As noted, the new entry-level Kingston A1000 SSDs will use standard M.2 2280 single-sided form-factor and PCIe NVMe Gen3 x2 interface. Pairing up the Phison 5008 and 3D TLC NAND allowed Kingston to hit sequential read performance of up to 1500MB/s while the write depends on the actual model, hitting 800MB/s for the 240GB, 900MB/s for the 480GB and 1000MB/s for the 960GB drive.
The random 4k read and write performance peaks at 100k/80k IOPS for the 240GB, 100k/90k IOPS for the 480GB and 120k/100k for the 960GB model.
The MTBF is set at 1 million hours and the A1000 SSDs come with 5-year warranty with endurance (TBW) of 150TB for the 240GB, 300TB for the 480GB and 600TB for the 960GB model.
What makes these drives quite interesting is the claim from Tony Hollingsbee, SSD Business Manager for EMEA at Kingston, which states that these are both more reliable and durable, as well as double the performance of the standard SATA SSD, but should come at about the same price as SATA SSDs.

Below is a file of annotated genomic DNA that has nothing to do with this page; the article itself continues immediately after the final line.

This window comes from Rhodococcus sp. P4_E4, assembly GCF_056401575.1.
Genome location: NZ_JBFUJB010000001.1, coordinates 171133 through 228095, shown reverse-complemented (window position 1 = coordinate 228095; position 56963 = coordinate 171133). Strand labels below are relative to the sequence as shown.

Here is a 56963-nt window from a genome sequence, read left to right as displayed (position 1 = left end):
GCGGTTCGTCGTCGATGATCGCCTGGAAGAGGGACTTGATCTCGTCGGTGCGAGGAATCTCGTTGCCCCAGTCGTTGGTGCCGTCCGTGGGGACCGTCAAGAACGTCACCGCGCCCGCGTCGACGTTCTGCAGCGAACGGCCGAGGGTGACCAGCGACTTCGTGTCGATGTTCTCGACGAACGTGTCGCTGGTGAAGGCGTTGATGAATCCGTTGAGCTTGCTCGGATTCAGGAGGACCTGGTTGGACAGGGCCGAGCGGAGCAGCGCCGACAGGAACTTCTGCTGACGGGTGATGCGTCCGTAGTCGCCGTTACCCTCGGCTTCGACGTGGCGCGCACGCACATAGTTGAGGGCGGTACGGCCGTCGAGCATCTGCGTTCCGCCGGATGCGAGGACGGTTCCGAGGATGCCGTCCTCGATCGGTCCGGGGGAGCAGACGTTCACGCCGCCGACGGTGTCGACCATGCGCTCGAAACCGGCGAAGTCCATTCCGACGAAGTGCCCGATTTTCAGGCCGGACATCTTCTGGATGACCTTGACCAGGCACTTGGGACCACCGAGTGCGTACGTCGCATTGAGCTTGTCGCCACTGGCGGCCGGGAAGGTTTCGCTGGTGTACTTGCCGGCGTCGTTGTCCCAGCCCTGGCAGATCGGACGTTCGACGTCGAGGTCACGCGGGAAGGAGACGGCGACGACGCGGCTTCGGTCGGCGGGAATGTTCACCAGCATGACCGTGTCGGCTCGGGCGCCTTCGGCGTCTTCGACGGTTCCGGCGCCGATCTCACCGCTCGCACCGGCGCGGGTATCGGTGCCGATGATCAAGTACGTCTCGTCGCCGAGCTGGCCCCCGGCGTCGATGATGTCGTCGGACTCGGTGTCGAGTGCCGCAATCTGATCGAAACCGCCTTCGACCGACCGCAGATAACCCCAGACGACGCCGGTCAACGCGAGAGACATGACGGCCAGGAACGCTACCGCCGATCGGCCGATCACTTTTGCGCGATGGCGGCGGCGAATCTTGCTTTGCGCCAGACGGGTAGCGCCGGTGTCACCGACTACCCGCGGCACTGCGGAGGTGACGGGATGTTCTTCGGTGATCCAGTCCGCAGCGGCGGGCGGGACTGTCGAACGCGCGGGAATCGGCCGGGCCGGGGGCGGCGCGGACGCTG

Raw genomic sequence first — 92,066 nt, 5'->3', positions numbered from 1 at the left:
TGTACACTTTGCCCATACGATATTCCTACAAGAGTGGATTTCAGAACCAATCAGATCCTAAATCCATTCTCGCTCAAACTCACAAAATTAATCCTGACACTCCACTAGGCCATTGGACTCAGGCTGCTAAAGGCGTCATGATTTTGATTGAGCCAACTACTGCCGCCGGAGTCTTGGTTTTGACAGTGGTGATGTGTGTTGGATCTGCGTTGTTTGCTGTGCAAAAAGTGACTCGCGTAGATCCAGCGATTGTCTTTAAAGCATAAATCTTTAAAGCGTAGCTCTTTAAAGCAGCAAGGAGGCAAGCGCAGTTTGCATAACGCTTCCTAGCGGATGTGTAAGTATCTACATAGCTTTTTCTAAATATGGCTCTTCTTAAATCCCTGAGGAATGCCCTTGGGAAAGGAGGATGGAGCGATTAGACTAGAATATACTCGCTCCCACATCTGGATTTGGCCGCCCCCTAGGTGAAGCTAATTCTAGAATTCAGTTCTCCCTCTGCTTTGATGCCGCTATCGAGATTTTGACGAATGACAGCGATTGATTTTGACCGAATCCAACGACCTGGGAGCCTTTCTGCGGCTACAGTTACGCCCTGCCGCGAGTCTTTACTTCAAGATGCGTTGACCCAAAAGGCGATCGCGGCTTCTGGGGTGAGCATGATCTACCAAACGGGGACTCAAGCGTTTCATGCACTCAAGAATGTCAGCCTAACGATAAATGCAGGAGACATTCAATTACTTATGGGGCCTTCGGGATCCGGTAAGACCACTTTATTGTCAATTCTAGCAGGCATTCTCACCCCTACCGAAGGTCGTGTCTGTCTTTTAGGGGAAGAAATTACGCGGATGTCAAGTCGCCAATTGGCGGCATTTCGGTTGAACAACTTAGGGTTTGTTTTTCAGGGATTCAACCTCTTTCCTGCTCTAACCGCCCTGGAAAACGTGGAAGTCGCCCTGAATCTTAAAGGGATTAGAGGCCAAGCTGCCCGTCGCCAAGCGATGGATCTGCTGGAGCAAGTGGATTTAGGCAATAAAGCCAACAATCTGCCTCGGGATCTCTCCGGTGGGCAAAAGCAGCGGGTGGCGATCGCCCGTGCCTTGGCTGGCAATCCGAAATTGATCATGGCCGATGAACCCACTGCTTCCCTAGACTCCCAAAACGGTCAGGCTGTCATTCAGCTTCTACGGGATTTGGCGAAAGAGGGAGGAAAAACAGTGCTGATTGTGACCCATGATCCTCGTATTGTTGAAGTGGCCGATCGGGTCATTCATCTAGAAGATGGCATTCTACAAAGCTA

According to our details, the MSRP for A1000 SDDs will set at $119.60 for the 240GB, $218.40 for the 480GB and $403 for the 960GB model but they can already be found listed at Amazon.com in the US for $120 for the 240GB, $228 for the 480GB and $420 for the 960GB model. In Europe, the Kingston A1000 SSD lineup is listed at €99 for the 240GB, €179 for the 480GB and €339 for the 960GB model.